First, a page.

I love this painting. I might not have fallen for it so completely if I'd noticed the dead birds first, but it's too late now. I love how simple it is: field, trees, road--something we might see any time we go out into the country. Not a specially scenic spot. But the trees are super trees, bigger and more dramatic than ordinary trees. The crop in the field is golden, bursting-ripe. The road reels us in, winding mysteriously. They say Shishkin painted this way to celebrate the bounty of Russian nature. He knew what he was doing.
Nov 6, 2009
During last year's Republican convention, when Sarah Palin was first introduced to the world outside Alaska, many Americans in the lower forty-eight or forty-nine began to google her name obsessively, desperate to find out who on earth she was. Political bloggers in Alaska rose to the challenge, and some of them developed loyal followings from far outside Alaska, even after Sarah Palin stepped offstage and went off tiptoeing through the tulips.
(Image credit: Mudflats)
Among the best and most successful of the Alaska bloggers is a woman who calls herself Mudflats. Grateful readers of her work--Mudpuppies--recently presented her with a handmade quilt celebrating the world she has written about online. Each quilt square is centered on a pair of boots, the better for traipsing through the muck of politics. This "I can see Russia from my airspace!" square memorializes one of Palin's more notorious stupidities from the 2008 campaign.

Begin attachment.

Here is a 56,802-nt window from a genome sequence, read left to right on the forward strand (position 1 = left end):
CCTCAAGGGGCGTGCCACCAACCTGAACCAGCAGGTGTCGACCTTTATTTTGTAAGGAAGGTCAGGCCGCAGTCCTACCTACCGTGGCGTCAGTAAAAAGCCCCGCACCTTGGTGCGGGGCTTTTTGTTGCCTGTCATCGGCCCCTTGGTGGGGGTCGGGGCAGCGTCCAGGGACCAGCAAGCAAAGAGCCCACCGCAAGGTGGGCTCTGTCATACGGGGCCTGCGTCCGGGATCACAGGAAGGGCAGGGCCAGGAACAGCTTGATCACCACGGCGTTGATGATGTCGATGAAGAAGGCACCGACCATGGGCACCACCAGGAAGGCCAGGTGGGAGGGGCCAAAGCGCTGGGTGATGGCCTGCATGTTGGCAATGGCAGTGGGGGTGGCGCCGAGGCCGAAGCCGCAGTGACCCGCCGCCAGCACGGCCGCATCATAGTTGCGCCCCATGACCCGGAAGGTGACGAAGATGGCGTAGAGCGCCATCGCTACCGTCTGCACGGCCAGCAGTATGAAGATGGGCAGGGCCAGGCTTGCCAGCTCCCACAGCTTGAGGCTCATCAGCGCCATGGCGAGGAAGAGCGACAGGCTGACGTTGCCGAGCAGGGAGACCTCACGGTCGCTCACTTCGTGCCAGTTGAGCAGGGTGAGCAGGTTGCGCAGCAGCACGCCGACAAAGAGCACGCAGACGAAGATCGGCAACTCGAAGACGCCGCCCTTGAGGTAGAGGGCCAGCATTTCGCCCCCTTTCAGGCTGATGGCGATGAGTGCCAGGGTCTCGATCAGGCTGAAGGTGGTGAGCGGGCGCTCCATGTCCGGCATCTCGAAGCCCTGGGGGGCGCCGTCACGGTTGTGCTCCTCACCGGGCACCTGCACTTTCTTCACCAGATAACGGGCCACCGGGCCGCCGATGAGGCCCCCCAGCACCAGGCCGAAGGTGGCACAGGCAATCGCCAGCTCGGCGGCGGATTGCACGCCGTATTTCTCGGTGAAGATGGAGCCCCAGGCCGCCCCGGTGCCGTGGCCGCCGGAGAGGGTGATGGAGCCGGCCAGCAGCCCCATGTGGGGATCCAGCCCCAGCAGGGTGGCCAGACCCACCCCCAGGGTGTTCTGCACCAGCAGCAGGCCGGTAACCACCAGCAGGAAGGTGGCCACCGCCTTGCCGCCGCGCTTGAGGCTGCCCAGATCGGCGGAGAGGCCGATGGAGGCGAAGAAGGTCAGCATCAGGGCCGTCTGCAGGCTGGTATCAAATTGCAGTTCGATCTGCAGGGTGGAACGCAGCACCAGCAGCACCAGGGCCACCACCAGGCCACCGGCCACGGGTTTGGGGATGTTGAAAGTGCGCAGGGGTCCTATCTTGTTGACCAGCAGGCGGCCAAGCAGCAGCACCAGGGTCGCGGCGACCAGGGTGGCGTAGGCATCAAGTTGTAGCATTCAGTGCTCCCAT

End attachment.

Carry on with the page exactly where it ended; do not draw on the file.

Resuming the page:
Mudflats continue to blog, bringing humor and enthusiasm to discussions of life in Alaska and politics in Washington or wherever. She speaks up especially for the downtrodden, for people we tend to overlook or shove aside, perhaps because they live in villages at the furthest extremes of the Alaskan bush, where nobody but Mudflats bothers to see the tough times in their airspace.
Dec 30, 2009
They Didn't Expect Him, by Ilya Serin, 1883. A revolutionary returns home unexpectedly from political exile, setting up a cinematic sort of family scene.